“An apparently pitiable condition in devotional service may appear to be distressing to the inexperienced student, but the feelings of the devotee in this pitiable condition are considered to be ecstatic by expert devotees. For example, the subject matter of the Ramayana is sometimes considered to be pitiable and distressing to the heart, but actually that is not the fact.” (The Nectar of Devotion, Ch 34)
“Of all the characters worshiped within Vedic culture, Shri Hanuman is my favorite. I am not alone in this, by any stretch. He is appealing to all sorts of people. Children are drawn to the heroism. Parents wish their children would grow up to be so dedicated to God. Adults understand the trials and tribulations of the real world, and so they appreciate Hanuman’s ability to navigate through difficulty and emerge successful.
“I wish every person would get a chance to know him. There is no analogous figure in the entire universe. Even within Vedic literature you won’t find anyone like Hanuman, let alone extending to other popular faiths and traditions.
“Is there an easy way to get the idea across? A sort of introduction? People tend to be drawn to cinema and film, but I don’t think any human being could give a proper depiction of someone who is so intimately connected to the Divine. What about through images?”
1. Carrying Rama and Lakshmana
In this image we have a large by comparison monkey-like figure carrying two handsome, chivalrous, and strong warrior-youths on his shoulders. One would be surprised to learn that the character in the middle, Shri Hanuman, had only moments prior met the two warrior princes, who were the brothers Rama and Lakshmana from Ayodhya.
This single image says too much to explain in a single lifetime. There is immediate trust from the avatara of Vishnu, who is already within the heart of every person. This is the personal expansion of the Almighty, known as Supersoul. It is the all-pervading witness, typically neutral in disposition.
Rama is the Bhagavan feature; the same Supersoul but more clearly defined. He has a personal meeting with Hanuman and can immediately tell that there should be trust extended. Hanuman is a capable minister to the Vanara-king named Sugriva.
That is the purpose for the ascent on the shoulders. Hanuman will take the brothers to meet Sugriva, who is in a similarly distressed situation, separated from his wife. The alliance will benefit both sides. Rama will help Sugriva win back the kingdom in Kishkindha, and Sugriva will help Rama find His missing wife, Sita Devi.
2. Leaping over the ocean
In this image Hanuman is again of an enlarged stature. Moments prior he was unaware of the ability exhibited in the scene. He did not know that he could leap over an expansive ocean. Jambavan had to remind him.
Here we see the close relationship to the wind. Hanuman is the son of the wind-god, Vayu, and so it is not surprising that there would be swift motion through the sky. Though in a monkey body, Hanuman is beautiful due to his pure devotion. He is on a mission of service, risking life for someone else’s benefit.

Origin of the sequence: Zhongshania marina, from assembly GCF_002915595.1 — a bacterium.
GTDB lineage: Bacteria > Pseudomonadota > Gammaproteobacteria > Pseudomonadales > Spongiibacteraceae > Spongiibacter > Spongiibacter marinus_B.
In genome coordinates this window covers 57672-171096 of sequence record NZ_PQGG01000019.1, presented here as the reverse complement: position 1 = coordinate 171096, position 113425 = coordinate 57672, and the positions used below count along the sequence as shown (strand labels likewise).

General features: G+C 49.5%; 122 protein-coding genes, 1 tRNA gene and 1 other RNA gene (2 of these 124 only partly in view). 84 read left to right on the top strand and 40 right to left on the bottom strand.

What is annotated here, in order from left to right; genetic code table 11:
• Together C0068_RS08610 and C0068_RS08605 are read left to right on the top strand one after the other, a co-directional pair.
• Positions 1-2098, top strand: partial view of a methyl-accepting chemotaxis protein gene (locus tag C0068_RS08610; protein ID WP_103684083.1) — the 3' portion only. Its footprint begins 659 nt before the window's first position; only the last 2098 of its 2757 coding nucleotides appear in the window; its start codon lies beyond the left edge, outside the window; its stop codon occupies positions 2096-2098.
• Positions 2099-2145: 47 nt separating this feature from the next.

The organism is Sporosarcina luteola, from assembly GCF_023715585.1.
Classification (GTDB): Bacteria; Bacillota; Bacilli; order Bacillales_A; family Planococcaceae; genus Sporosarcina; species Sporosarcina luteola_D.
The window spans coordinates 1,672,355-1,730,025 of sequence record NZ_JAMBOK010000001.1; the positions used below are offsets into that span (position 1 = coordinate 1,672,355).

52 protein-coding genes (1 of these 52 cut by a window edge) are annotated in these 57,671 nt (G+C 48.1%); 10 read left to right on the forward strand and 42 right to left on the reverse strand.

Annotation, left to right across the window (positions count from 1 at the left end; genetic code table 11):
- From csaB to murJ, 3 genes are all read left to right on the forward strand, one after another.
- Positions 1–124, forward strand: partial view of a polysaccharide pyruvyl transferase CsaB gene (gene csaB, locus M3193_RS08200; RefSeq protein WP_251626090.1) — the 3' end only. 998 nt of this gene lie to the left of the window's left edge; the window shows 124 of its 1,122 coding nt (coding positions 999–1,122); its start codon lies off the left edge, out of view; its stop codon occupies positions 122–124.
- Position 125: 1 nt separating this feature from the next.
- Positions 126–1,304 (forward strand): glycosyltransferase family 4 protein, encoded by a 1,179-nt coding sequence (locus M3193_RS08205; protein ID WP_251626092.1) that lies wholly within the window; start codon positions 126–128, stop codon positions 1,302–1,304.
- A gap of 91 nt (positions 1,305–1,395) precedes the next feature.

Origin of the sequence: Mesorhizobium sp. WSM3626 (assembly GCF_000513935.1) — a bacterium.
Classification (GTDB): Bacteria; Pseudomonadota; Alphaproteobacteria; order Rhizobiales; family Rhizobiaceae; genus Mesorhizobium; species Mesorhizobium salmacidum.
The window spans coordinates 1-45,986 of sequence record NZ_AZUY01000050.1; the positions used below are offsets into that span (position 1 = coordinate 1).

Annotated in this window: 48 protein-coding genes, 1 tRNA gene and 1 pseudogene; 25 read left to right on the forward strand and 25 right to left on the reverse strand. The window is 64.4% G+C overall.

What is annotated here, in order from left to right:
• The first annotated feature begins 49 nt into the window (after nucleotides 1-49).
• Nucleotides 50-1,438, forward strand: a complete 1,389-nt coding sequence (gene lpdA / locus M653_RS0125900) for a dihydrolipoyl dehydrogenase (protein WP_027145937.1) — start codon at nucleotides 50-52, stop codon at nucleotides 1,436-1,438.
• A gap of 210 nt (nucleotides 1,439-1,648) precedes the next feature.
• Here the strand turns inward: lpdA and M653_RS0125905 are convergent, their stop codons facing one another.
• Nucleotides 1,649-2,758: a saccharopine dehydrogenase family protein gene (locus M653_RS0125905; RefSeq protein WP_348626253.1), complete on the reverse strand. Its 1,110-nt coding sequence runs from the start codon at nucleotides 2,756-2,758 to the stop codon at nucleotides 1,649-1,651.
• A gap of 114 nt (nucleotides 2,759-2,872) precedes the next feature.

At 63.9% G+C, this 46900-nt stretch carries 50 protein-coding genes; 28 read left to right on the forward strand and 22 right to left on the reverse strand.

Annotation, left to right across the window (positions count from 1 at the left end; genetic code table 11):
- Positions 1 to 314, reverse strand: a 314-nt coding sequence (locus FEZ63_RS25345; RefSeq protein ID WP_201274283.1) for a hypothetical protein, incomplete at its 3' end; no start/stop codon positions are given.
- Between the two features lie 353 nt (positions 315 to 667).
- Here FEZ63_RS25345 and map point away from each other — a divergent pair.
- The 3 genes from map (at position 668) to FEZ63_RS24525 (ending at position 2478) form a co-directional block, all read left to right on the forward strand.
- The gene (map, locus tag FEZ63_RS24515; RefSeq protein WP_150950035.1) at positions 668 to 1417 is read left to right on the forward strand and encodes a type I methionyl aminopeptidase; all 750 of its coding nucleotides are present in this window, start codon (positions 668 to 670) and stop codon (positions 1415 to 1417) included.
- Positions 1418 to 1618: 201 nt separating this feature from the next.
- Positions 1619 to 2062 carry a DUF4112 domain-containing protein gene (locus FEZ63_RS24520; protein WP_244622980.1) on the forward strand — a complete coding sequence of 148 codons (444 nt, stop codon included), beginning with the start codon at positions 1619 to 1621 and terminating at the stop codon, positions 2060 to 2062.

3. Giving ring to Sita Devi
The leap over the ocean was to reach Lanka. This is where Sita Devi was being held against her will. Against all odds, Hanuman managed to find her, but that was only the first step. He now had to convince her to trust him in the same way that he had won over Rama and Lakshmana when meeting in the forest.
The final indication of authenticity was the ring previously given by Rama. Hanuman kept this safely with him and presented it to Sita. It had Rama’s name on it, and so it was an immediate reminder of her husband, from whom she had been separated for too long.
4. Revealing his heart
Here Shri Hanuman tears open his chest and reveals who is the most important to him. Sita and Rama are always there, accepting his service and wishing him the best. They protect him in the same way that he always looks out for their interest. This relationship is eternal. It can never be broken and the couple can never be separated from him.
5. Reading the Ramayana
While the avataras of the Supreme Lord come and go, Hanuman chooses to remain on this earth for as long as Rama’s glories continue to be told. It is said that he daily reads from the Ramayana, which is the beautiful poetical composition of Maharishi Valmiki commemorating the events and passing them forward into the future.
Though he has immeasurable strength, though he has shown his amazing intelligence on many occasions, though he has more well-wishers than can be counted, Hanuman’s greatest pleasure in life is hearing about Rama’s glories. This is the ideal way to pass an existence, and we have the greatest role model showing the way.
Avataras coming and going,
Gone today and tomorrow showing.
But Hanuman choosing to stay,
Behavior showing the way.
Daily from Ramayana to read,
Giving most pleasure indeed.
Despite much acclaim reaching,
This image to everyone teaching.